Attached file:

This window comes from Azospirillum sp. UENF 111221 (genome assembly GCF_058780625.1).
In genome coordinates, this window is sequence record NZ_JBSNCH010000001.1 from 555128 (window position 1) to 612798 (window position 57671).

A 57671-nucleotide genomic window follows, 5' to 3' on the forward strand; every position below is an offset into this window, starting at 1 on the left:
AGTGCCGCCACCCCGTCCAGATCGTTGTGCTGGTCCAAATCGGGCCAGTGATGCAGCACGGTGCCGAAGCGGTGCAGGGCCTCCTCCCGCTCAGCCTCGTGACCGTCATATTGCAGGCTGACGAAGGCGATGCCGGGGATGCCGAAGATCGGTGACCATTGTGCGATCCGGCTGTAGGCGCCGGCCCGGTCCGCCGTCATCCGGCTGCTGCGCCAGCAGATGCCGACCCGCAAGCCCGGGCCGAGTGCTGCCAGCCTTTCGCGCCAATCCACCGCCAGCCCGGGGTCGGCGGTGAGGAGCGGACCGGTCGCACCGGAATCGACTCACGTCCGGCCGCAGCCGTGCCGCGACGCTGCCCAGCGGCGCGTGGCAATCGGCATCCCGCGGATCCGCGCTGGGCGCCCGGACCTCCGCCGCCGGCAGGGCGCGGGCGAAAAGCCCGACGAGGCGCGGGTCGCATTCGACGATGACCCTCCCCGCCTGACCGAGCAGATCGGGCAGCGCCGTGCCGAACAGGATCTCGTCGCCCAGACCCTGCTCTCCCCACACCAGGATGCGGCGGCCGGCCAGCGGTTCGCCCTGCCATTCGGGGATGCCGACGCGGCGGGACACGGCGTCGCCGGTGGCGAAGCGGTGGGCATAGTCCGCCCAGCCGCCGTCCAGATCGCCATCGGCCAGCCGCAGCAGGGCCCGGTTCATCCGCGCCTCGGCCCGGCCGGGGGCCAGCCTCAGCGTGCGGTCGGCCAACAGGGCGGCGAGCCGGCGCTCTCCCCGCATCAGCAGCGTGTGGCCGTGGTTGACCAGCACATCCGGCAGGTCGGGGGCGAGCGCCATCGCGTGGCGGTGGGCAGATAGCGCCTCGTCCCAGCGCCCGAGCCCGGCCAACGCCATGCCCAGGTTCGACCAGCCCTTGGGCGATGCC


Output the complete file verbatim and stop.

This window comes from Azospirillum sp. UENF 111221 (genome assembly GCF_058780625.1).
In genome coordinates, this window is sequence record NZ_JBSNCH010000001.1 from 555128 (window position 1) to 612798 (window position 57671).

A 57671-nucleotide genomic window follows, 5' to 3' on the forward strand; every position below is an offset into this window, starting at 1 on the left:
AGTGCCGCCACCCCGTCCAGATCGTTGTGCTGGTCCAAATCGGGCCAGTGATGCAGCACGGTGCCGAAGCGGTGCAGGGCCTCCTCCCGCTCAGCCTCGTGACCGTCATATTGCAGGCTGACGAAGGCGATGCCGGGGATGCCGAAGATCGGTGACCATTGTGCGATCCGGCTGTAGGCGCCGGCCCGGTCCGCCGTCATCCGGCTGCTGCGCCAGCAGATGCCGACCCGCAAGCCCGGGCCGAGTGCTGCCAGCCTTTCGCGCCAATCCACCGCCAGCCCGGGGTCGGCGGTGAGGAGCGGACCGGTCGCACCGGAATCGACTCACGTCCGGCCGCAGCCGTGCCGCGACGCTGCCCAGCGGCGCGTGGCAATCGGCATCCCGCGGATCCGCGCTGGGCGCCCGGACCTCCGCCGCCGGCAGGGCGCGGGCGAAAAGCCCGACGAGGCGCGGGTCGCATTCGACGATGACCCTCCCCGCCTGACCGAGCAGATCGGGCAGCGCCGTGCCGAACAGGATCTCGTCGCCCAGACCCTGCTCTCCCCACACCAGGATGCGGCGGCCGGCCAGCGGTTCGCCCTGCCATTCGGGGATGCCGACGCGGCGGGACACGGCGTCGCCGGTGGCGAAGCGGTGGGCATAGTCCGCCCAGCCGCCGTCCAGATCGCCATCGGCCAGCCGCAGCAGGGCCCGGTTCATCCGCGCCTCGGCCCGGCCGGGGGCCAGCCTCAGCGTGCGGTCGGCCAACAGGGCGGCGAGCCGGCGCTCTCCCCGCATCAGCAGCGTGTGGCCGTGGTTGACCAGCACATCCGGCAGGTCGGGGGCGAGCGCCATCGCGTGGCGGTGGGCAGATAGCGCCTCGTCCCAGCGCCCGAGCCCGGCCAACGCCATGCCCAGGTTCGACCAGCCCTTGGGCGATGCC